Clinton Digital Library

Walkabouts on the Shankill and Falls Roads

SCHEDULE OF THE PRESIDENT
FOR
THURSDAY, NOVEMBER 30, 1995

11:50 am - 11:58 am         O.T.R. Street Walk Falls Road Greet Gerry Adams (Unplanned)

Shopping in Belfast

President Clinton greeting children in the Shankill District, Belfast.

Schedule of the President

En route to giving his keynote speech at the Mackie International Plant, President Clinton stopped for the first of two OTR (off-the-record) walkabouts on streets synonymous with the worst sectarian violence of the “Troubles.”

Cable from American Consulate in Belfast to the Secretary of State. Subject: Ulster Unionist Deputy Leader warns Clinton over visit

Responding to concerns raised by Unionist political leaders that the President should demonstrate a balanced approach towards both traditions in Northern Ireland, President Clinton and the First Lady stopped first on the mostly Protestant Shankill Road. Locally known simply as ‘the Shankill,’ this district had been the scene of numerous terrorist attacks by the Provisional IRA. As the White House photographer captured vividly, the highlight was a stop at Violet’s Fruit Shop. On the street, locals gave the First Couple a warm welcome to Belfast.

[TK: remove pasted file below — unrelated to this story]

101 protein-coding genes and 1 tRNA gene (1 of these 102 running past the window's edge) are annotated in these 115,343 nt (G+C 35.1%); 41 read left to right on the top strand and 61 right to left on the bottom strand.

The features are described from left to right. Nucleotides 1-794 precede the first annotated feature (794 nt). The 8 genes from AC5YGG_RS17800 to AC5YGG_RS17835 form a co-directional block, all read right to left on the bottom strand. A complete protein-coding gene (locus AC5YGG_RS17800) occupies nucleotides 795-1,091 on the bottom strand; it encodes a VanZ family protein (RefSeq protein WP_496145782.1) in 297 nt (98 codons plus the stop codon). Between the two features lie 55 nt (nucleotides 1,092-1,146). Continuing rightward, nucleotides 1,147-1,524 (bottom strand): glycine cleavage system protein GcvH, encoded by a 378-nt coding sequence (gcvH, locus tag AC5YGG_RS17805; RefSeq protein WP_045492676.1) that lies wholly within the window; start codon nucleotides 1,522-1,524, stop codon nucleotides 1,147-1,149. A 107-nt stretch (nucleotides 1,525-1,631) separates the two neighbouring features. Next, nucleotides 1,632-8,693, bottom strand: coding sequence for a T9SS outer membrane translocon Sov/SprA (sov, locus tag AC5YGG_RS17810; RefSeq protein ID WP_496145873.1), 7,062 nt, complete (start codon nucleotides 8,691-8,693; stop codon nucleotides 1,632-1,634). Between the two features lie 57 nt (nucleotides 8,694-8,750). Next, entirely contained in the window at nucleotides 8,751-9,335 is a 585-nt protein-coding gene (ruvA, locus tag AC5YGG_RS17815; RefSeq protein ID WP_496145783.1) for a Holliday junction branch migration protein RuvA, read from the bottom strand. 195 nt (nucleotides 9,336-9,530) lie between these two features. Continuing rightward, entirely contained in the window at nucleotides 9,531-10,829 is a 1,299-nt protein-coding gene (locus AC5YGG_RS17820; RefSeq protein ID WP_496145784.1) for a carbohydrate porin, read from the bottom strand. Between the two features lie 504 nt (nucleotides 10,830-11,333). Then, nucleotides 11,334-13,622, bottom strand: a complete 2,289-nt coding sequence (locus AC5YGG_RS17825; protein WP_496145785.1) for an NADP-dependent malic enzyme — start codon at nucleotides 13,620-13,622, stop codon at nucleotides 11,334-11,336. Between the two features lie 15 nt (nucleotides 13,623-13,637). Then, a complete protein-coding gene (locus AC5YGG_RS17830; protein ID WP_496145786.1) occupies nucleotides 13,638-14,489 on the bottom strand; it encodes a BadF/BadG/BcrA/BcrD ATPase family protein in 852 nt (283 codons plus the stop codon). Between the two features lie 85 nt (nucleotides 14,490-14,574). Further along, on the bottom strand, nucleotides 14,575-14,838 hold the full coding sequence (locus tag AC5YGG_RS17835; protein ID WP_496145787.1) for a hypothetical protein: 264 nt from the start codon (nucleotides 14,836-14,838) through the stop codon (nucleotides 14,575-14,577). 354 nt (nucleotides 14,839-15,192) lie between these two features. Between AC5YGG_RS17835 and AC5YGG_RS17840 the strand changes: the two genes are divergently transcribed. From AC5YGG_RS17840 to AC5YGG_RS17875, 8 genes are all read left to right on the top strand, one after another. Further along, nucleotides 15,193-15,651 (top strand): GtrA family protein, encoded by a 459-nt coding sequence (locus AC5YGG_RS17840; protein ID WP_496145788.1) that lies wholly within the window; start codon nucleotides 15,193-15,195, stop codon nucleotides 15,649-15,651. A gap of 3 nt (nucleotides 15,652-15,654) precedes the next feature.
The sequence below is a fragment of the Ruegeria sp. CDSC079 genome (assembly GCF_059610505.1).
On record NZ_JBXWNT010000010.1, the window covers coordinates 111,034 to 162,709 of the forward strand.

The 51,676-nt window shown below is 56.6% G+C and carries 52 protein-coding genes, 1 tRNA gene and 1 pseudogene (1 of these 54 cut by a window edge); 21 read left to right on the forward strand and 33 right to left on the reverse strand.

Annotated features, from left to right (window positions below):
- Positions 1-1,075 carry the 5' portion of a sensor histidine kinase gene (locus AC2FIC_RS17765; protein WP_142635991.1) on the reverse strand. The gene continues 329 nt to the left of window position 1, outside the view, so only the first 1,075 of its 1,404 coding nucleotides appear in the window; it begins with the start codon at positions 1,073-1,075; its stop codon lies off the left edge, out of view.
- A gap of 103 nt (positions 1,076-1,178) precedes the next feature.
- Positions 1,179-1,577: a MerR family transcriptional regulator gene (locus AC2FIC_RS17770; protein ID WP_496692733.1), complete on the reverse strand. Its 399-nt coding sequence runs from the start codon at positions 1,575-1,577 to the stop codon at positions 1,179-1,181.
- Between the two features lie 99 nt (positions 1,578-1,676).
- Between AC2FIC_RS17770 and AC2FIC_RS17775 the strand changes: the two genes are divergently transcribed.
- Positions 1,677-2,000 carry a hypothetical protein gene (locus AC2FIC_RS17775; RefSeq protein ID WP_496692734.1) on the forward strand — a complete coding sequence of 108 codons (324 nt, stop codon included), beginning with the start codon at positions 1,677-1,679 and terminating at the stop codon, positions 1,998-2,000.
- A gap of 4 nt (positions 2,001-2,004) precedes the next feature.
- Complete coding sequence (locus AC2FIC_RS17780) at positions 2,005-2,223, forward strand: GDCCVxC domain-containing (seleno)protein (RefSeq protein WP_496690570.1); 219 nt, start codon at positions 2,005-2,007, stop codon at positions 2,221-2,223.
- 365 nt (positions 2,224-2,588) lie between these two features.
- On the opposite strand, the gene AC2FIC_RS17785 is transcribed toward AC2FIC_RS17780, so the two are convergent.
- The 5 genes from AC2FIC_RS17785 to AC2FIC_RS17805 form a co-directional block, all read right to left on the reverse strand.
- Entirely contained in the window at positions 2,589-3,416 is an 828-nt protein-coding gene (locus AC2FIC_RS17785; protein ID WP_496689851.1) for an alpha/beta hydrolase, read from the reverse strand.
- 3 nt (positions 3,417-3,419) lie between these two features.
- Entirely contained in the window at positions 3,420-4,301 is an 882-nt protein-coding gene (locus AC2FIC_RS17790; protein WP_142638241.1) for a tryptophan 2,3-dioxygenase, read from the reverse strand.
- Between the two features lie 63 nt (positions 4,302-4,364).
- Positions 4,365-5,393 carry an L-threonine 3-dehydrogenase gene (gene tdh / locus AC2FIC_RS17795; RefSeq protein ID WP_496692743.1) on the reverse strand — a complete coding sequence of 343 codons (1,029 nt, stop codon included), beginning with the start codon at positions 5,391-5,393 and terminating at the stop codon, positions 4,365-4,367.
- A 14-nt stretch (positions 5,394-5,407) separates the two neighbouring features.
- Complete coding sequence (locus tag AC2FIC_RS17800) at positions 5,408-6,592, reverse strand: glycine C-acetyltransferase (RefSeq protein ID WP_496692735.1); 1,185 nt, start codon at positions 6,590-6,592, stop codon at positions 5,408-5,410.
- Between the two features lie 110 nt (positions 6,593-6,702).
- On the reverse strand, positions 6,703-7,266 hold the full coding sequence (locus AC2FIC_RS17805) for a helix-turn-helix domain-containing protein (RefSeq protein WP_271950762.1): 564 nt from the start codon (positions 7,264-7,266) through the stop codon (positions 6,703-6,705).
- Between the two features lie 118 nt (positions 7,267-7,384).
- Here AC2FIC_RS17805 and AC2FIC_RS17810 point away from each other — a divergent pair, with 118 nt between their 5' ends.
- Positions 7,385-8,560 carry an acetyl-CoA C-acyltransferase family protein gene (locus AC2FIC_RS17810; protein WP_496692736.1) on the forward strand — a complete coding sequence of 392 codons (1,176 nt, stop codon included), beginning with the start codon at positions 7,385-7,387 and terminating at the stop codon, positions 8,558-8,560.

Shopping in Belfast

President Clinton visits Violet's Fruit Store in the Shankill District of Belfast.

This was a good sign for things to come. The Protestant reception of President Clinton was unknown before the trip. While some Loyalist leaders remained vocally critical of the President’s trip, such as the Rev. Ian Paisley, many people from the Protestant community came out to cheer the Clintons on throughout the day.

Shopping in Belfast

Hillary Rodham Clinton is greeted by people on the street in the Shankill District of Belfast.

After giving his keynote address, the President travelled to the mostly Catholic Falls Road. Upon exiting his limousine, he paused to shake hands with Gerry Adams--a controversial photo opportunity to show Sinn Féin’s support for the peace process. The President also stopped at a bakery to meet residents of the neighborhood, who turned up in enthusiastic numbers. Reflecting later on the significance of Clinton’s walkabout on the Falls, Adams told the British Broadcasting Corporation (BBC): “There had to be some signal, particularly on the back of the IRA cessation, that things had changed.” Staged in the heart of Irish Republican west Belfast, the public handshake between President Clinton and Gerry Adams below was that signal.

East Belfast Enterprise Park

President Clinton shakes hands with Sinn Féin Leader Gerry Adams on the Falls Road.